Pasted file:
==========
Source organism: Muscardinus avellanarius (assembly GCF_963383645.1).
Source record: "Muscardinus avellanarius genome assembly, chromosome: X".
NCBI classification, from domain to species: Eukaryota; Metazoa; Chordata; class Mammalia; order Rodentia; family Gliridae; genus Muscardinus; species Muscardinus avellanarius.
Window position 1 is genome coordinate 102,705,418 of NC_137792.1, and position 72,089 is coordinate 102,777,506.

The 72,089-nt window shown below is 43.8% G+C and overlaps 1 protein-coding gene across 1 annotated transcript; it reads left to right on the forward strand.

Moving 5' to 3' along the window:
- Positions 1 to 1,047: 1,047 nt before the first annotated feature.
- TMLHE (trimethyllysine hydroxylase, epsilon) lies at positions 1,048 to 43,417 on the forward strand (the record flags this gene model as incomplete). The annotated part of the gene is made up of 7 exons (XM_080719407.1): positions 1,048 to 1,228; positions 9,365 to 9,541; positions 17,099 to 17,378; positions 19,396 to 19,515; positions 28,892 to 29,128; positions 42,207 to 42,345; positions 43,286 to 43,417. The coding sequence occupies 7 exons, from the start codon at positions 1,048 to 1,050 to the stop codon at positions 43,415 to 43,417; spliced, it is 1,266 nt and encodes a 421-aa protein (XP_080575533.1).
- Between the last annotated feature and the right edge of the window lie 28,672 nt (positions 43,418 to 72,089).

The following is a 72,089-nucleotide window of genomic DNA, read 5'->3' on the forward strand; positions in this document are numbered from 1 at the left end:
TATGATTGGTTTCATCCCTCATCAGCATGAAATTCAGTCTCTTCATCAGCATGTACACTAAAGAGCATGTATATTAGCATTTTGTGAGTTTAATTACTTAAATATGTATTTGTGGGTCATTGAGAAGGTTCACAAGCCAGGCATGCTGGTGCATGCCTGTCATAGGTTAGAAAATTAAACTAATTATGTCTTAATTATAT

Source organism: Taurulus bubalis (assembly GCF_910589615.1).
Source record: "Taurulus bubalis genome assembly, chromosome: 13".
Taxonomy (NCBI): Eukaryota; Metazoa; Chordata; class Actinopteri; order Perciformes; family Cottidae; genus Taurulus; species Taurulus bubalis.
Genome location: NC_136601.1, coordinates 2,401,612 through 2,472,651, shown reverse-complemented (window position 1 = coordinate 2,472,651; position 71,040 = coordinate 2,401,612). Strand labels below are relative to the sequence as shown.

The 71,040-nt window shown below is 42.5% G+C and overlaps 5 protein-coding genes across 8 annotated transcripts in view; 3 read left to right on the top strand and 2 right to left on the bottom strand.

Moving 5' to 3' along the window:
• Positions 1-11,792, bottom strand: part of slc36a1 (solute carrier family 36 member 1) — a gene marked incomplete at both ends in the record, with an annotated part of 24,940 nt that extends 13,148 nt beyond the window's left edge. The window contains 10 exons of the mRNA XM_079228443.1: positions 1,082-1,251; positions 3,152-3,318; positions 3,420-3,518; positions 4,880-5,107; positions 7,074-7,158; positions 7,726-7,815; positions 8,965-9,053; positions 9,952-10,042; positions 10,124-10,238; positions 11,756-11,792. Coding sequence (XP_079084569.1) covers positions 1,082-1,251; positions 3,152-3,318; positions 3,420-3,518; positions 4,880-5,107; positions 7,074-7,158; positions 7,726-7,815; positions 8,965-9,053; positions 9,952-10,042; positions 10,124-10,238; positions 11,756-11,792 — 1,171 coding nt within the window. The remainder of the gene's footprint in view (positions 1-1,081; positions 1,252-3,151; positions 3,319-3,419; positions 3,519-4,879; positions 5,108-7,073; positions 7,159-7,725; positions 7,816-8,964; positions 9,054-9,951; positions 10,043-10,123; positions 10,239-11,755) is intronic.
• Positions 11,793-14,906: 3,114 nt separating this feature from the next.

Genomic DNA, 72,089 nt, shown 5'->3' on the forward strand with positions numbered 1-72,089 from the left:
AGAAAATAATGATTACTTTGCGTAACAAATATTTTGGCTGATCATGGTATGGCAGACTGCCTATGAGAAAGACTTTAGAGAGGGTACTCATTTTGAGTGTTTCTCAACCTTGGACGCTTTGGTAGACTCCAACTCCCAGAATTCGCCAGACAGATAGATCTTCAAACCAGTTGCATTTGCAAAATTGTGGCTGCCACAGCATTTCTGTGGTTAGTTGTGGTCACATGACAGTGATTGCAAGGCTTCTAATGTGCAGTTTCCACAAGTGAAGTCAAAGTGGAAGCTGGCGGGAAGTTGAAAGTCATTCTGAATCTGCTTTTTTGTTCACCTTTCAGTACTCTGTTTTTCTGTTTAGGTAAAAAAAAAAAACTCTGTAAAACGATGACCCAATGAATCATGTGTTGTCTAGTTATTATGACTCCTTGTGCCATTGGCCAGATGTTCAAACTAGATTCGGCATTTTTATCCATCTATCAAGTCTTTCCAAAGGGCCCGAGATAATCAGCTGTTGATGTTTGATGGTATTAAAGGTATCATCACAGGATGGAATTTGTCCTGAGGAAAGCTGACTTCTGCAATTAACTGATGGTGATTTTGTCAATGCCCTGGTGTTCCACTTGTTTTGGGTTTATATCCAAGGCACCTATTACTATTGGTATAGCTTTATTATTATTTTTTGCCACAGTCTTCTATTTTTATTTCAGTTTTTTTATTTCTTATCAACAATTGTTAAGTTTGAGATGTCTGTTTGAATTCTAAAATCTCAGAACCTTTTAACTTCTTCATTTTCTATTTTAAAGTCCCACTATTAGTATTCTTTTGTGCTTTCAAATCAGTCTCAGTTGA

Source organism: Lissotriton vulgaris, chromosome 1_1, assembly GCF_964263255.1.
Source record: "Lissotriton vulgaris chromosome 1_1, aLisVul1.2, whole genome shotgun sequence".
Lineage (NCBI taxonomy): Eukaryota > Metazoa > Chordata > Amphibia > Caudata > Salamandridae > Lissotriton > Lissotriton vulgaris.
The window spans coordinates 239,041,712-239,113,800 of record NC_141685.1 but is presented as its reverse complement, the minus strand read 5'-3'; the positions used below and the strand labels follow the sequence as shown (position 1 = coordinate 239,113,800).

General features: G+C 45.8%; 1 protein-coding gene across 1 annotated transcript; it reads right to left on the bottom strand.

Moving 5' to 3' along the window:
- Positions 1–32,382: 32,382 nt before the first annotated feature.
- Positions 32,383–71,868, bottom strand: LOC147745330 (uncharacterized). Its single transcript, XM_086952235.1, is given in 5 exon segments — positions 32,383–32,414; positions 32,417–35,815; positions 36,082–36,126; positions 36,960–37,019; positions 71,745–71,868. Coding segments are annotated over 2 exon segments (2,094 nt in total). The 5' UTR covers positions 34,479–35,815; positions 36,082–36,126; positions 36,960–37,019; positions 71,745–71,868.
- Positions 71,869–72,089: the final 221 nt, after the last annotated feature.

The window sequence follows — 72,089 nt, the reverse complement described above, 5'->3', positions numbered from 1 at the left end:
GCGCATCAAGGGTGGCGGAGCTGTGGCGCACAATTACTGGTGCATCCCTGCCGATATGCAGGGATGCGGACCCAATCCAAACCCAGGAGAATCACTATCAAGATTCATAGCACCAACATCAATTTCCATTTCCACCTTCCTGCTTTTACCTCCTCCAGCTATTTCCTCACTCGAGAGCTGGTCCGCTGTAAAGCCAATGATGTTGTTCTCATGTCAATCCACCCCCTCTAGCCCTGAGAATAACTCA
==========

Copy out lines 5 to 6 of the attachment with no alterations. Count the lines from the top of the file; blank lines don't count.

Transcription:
The 72,089-nt window shown below is 43.8% G+C and overlaps 1 protein-coding gene across 1 annotated transcript; it reads left to right on the forward strand.

Moving 5' to 3' along the window: